There is no shortage of ways to reflect on how we lead in an effort to initiate and sustain change. Culture is everything. Establishing and maintaining relationships is paramount, which Is why I detailed research-based ways to improve morale in a previous post and in Digital Leadership. Another way to help ensure success in this area is to hold ourselves accountable through a self-efficacy lens. Windows and mirrors can be incredible metaphors when it comes to effective leadership. The essence of leaders who embrace this concept is crediting others for success and taking responsibility when things don’t go right. If mistakes occur, and they will, they are of the belief that it is their fault. Such leaders believe it is their fault if mishaps happen on their watch. We can refer to this as leading with a mirror in hand and looking out the window to see what matters most.
In Good to Great, Jim Collins shares the following:
Great leaders look out the window to apportion credit to factors outside themselves when things go well (and if they cannot find a specific person or event to give credit to, they credit good luck). At the same time, they look in the mirror to apportion responsibility, never blaming bad luck when things go poorly.
Windows and mirrors can be powerful leadership tools.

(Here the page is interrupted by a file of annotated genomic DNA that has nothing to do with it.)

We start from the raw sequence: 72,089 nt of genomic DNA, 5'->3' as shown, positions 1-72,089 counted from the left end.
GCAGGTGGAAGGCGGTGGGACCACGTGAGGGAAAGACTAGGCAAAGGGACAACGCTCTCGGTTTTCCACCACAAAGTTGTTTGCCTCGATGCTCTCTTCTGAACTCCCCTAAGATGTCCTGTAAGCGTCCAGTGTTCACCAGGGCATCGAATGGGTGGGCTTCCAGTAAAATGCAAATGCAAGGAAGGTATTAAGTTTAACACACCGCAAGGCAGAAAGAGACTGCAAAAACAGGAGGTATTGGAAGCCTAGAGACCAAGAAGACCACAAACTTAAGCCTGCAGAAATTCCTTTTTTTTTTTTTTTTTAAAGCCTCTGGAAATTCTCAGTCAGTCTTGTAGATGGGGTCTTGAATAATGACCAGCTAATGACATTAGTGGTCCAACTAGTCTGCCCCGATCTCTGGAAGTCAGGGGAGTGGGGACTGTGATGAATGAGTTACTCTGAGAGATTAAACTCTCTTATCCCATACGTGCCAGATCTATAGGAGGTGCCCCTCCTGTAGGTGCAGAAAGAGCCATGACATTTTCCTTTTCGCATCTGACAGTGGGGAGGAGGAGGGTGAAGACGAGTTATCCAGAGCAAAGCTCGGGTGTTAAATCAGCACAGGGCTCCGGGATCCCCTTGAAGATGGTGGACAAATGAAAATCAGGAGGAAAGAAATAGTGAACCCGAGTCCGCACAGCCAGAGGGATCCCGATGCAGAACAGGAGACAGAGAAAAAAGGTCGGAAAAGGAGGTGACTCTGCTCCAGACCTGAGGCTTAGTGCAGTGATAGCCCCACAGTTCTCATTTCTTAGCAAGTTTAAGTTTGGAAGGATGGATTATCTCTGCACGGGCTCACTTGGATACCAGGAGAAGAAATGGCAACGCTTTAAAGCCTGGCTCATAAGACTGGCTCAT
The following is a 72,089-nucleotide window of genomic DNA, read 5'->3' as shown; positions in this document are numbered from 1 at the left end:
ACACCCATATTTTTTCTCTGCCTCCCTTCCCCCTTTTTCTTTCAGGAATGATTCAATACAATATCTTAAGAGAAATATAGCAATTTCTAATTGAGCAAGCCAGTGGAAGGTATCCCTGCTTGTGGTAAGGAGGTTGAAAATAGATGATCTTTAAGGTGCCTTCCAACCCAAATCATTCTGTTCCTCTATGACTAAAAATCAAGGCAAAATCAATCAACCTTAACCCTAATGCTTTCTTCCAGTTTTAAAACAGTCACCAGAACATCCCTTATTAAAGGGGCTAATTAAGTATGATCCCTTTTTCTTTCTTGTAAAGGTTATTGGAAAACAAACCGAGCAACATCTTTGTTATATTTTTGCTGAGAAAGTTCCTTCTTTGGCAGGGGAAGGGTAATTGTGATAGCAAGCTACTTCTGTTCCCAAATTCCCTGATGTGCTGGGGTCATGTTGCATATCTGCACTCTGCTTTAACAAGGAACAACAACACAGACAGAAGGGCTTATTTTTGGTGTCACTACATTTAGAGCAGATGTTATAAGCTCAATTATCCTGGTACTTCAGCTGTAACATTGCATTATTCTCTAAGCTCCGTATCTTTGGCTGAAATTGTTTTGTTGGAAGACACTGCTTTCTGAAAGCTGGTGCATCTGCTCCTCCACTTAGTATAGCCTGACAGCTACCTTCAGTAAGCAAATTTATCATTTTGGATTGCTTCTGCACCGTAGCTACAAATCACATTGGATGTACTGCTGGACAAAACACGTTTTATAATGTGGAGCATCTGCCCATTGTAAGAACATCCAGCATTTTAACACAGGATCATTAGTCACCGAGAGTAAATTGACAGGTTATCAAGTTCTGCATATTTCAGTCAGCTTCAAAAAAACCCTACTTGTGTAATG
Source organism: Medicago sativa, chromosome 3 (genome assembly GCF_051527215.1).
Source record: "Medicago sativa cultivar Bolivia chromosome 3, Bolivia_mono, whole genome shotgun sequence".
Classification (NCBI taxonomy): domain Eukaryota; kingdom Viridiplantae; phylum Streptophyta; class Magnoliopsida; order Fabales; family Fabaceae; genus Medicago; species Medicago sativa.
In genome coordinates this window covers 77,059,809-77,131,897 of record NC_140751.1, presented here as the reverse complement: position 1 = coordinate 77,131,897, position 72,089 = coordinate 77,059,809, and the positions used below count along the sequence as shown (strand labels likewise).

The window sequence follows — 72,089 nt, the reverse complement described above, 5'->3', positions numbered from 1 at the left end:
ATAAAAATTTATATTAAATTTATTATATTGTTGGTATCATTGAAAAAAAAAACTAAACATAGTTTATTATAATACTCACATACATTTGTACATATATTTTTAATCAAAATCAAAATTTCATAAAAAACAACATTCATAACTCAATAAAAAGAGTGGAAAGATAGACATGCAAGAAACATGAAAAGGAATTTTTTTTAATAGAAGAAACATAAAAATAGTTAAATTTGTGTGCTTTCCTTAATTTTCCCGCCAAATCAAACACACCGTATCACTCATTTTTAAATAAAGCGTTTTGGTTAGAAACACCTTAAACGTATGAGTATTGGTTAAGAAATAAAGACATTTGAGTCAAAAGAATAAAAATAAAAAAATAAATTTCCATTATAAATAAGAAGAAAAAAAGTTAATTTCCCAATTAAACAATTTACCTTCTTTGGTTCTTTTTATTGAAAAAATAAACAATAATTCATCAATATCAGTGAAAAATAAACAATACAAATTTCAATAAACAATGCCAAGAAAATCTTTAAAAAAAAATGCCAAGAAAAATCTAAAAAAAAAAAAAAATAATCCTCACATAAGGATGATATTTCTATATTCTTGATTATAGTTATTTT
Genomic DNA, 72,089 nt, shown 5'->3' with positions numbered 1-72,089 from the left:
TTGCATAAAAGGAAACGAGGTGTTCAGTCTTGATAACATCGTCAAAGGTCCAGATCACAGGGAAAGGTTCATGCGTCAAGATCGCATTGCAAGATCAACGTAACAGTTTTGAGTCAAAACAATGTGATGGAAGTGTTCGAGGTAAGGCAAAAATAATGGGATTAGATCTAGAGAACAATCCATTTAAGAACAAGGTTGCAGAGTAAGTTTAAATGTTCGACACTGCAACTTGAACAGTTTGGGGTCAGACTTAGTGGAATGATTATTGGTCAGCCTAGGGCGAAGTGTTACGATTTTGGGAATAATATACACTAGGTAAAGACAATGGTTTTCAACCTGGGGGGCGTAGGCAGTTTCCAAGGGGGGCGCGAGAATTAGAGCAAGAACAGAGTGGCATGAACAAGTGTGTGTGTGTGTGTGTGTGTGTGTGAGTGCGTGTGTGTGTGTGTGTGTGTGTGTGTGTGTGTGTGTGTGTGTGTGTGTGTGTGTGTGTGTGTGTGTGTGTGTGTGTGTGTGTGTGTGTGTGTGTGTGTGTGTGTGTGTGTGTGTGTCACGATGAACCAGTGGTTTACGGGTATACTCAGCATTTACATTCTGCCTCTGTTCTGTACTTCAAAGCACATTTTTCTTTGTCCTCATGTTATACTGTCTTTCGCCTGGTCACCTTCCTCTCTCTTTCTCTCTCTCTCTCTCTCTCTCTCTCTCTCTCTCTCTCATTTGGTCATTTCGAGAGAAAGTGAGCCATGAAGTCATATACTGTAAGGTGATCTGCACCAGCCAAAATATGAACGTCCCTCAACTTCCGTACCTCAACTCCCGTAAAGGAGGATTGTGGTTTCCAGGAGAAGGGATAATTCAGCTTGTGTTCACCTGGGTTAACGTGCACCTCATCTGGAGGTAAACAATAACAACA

As you reflect on your practice, consider the following:
- Do my actions inspire change?
- Do I lift others up?
- Am I open to feedback?
- Do I seek opportunities to grow?
- Do I seek the input of others when making certain decisions?
Peer through a window and see who is most responsible for implementing and leading change that results in improved outcomes. The collective is bigger and more influential than one person. Be proactive when it comes to eliciting praise so that proper credit is given to those who are playing their part to ensure success for the system. It is essential to understand each other’s strengths and weaknesses and give credit accordingly where success is achieved (Brock et al., 2017). In the end, this will pay dividends not only for overall morale but also for your reputation as a leader.
When something doesn’t go right or as planned, take a look in the mirror to own the outcome. Trust erodes when others are blamed publicly. Research has found that people are reluctant to admit they have failed because of a general desire to avoid negative social evaluation and disapproval from others (Leary, 2007). The buck stops with the leader, plain and simple. Without trust, there is no relationship. Without relationships, no real, meaningful change will occur. If the leadership team or staff falters, look in the mirror and reflect on what you, as the leader, could have done differently. Then pick your people up and begin anew. If an individual(s) is the cause of a problem, speak with them directly behind closed doors to rectify the issue.
Leading through windows and mirrors can develop more humility and empathy, which will serve you well as you strive to support your staff. Both of these attributes are integral in developing relationships that underpin culture and are also necessary for leading change.
Brock, S.E., McAliney, P.J., Ma, C.H. and Sen, A. (2017), “Toward more practical measurement of teamwork skills”, Journal of Workplace Learning, 29 (2): 124-133.
Leary, M.R. (2007). Motivational and emotional aspects of the self. Annual Review of Psychology. 58(1):317–344.